In addition to her bachelor’s degree from Tufts University, she has a master’s degree in international affairs from the Fletcher School at Tufts (her thesis topic was how HIV/AIDS impacted the economic productivity in many sub-Saharan African countries).
It was her background understanding both policy and pathogens that helped her land at BU in 2011, as director of medical response to maximum containment research at NEIDL.
“COVID-19 has taught us that a truly effective response to a pandemic must be based on science and sound government policy,” BU President Robert A. Brown says. “With Professor Bhadelia’s leadership and the research in the NEIDL, Boston University is well positioned to lead at this critical interface.”
Ronald Corley, director of the NEIDL and a MED professor and chair of microbiology, adds that it is impossible to predict where and when the next infectious disease outbreak will occur, making the center’s role even more imperative. “Having data-driven policies informing these responses can mitigate the impact of the outbreak beginning at its earliest detection,” Corley says. “Dr. Bhadelia and the CEID will play a critical role in establishing these policies.”
Over the last 10 years, Bhadelia has built from the ground up a medical unit that specializes in the care of highly communicable infectious diseases, serving as its medical director. The Special Pathogens Unit (SPU) is situated within Boston Medical Center (BMC), BU’s primary teaching hospital. Her work has involved everything from engineering and infection control to training hundreds of associated healthcare workers, developing clinical care policies, and taking part in national conversations about how we develop and stockpile treatments for emerging diseases. When COVID-19 hit Boston in early 2020, SPU nurses and the associated BMC floor were the first responders to the crisis, forming the front line for providing care for patients and contributing to the training of other parts of the hospital.
Ebola virus disease (EVD) is what drew Bhadelia to visit West Africa in 2014. Her work there over multiple trips caring for Ebola patients and working alongside healthcare workers helped shape her thinking for the role that the CEID should play. Her first trip took her to Sierra Leone with a World Health Organization team, while subsequent trips were with Partners in Health. Working in so-called hot zones, and covered head to toe in a biohazard safety suit, she moved in and out of wards caring for patients, astounded on a daily basis by both the terrible toll of the disease and the bravery of the workers trying to contain it and console victims and families. Over these four trips, she also helped identify techniques for healthcare workers to protect themselves from contamination against dangerous diseases and worked with Ebola survivors.
In her work with Ebola patients and healthcare workers, Bhadelia, who also takes photographs in her travels as a hobby, saw the struggles in understanding how the disease could be spread, the misery in seeing patients isolated and depressed, the slow economic and cultural recovery after an infectious disease crisis, and the politics of how to keep it from spreading globally. Those issues all resurfaced in the past year with COVID-19.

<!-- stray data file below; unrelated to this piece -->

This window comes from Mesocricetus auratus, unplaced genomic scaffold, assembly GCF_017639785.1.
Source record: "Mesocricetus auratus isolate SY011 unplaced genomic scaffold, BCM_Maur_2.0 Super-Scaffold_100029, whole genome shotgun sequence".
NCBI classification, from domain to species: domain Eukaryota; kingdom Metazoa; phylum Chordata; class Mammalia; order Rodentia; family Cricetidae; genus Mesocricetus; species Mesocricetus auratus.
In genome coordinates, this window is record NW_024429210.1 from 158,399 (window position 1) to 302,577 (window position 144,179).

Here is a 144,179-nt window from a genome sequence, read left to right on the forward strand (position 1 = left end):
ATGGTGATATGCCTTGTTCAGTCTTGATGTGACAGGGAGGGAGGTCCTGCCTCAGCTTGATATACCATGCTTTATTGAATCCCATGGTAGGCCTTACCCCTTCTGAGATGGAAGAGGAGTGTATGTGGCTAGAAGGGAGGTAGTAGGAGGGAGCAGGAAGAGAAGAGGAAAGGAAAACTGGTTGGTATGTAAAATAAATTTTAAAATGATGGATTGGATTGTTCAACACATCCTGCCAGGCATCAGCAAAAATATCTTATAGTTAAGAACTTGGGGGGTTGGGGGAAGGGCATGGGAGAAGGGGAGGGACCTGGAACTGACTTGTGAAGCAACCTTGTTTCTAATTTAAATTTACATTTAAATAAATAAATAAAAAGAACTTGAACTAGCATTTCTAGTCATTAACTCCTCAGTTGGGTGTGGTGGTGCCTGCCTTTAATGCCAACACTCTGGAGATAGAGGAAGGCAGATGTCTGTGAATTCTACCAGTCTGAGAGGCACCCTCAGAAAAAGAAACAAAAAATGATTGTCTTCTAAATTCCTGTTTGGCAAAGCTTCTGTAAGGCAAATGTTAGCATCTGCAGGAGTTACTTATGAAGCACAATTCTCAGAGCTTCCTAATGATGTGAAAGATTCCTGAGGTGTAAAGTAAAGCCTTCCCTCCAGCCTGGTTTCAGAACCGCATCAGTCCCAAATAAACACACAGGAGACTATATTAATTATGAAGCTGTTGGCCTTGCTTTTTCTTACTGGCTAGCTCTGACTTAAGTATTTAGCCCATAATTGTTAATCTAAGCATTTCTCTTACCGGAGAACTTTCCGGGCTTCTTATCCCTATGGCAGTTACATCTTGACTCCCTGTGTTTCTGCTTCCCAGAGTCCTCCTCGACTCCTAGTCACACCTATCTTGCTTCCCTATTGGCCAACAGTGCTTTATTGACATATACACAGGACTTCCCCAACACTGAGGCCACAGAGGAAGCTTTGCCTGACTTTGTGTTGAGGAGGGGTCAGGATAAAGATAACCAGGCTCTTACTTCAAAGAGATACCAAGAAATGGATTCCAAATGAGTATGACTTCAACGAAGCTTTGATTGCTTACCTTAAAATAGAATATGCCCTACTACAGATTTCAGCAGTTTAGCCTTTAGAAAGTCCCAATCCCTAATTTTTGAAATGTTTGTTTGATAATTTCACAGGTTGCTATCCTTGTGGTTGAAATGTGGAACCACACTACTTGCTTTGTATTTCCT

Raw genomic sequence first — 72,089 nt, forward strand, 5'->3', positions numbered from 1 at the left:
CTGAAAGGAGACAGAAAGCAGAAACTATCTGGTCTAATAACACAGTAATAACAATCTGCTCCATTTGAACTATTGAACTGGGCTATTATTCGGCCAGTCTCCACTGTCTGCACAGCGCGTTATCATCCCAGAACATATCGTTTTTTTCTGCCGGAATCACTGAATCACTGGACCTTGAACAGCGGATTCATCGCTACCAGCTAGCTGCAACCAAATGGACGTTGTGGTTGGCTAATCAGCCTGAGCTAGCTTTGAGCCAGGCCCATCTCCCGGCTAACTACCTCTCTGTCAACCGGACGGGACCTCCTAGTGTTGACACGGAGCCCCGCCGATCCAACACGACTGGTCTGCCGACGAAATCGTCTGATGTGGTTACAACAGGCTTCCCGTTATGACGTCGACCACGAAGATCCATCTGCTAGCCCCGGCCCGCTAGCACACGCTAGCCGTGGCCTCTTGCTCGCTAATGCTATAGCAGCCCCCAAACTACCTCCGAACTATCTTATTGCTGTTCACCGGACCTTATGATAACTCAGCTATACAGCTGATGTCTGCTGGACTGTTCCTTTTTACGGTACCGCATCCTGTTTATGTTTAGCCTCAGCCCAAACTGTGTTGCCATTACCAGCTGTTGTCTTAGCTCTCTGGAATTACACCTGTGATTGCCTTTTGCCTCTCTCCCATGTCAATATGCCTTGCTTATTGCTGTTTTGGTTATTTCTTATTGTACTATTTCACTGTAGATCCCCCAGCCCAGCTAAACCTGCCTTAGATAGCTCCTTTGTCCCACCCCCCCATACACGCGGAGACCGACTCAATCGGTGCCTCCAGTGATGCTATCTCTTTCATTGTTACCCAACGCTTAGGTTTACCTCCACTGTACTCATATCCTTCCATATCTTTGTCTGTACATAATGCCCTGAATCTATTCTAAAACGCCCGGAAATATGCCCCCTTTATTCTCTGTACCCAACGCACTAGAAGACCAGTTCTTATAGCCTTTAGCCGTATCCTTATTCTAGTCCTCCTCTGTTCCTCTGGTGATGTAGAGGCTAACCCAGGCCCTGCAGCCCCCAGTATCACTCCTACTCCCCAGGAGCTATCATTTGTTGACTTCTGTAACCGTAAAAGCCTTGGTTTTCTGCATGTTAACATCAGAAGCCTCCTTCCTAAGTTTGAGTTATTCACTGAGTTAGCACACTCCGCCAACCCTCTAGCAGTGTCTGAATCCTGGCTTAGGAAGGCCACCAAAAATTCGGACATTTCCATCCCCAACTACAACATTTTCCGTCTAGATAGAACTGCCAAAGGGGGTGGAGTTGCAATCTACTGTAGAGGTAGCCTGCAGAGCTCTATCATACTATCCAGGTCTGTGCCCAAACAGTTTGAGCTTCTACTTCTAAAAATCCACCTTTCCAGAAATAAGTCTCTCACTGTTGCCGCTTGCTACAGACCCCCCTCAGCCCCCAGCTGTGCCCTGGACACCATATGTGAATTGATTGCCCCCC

Since the West African EVD epidemic, Bhadelia has continued her work with viral hemorrhagic fever. She helped found and now codirects the National Institutes of Health–funded Boston University and University of Liberia Emerging and Epidemic Virus Research Program, which aims to provide Liberian researchers with a PhD at BU. “We need the global research agenda to be driven by researchers in communities that are most heavily affected by many of these emerging pathogens,” she says.
Bhadelia has also been working in Uganda for the last three years as the clinical lead of a viral hemorrhagic fever research unit, called Joint Mobile Emerging Disease Intervention Clinical Capability (JMEDICC), at the border of the Democratic Republic of the Congo (DRC). “We have been part of the Ugandan response to the last couple of EVD outbreaks in DRC,” she says. “The goal is to improve the care of patients with these types of infections.”
In fact, after witnessing the 2014 Ebola epidemic, improving patient care has been her burning mission.
“How do you improve mental health, you know, in recovery, in patients who are isolated?” Bhadelia asks. “This is not just about this pandemic. We went through that with Ebola—patients being isolated, their families not being able to connect with them. We tackled how to provide the best quality of care while keeping healthcare workers safe. We dealt with the legacy of loss for communities. It’s important that we’re not reinventing the wheel every single time there’s a new spread. And we have to figure out how to take politics out of the response.”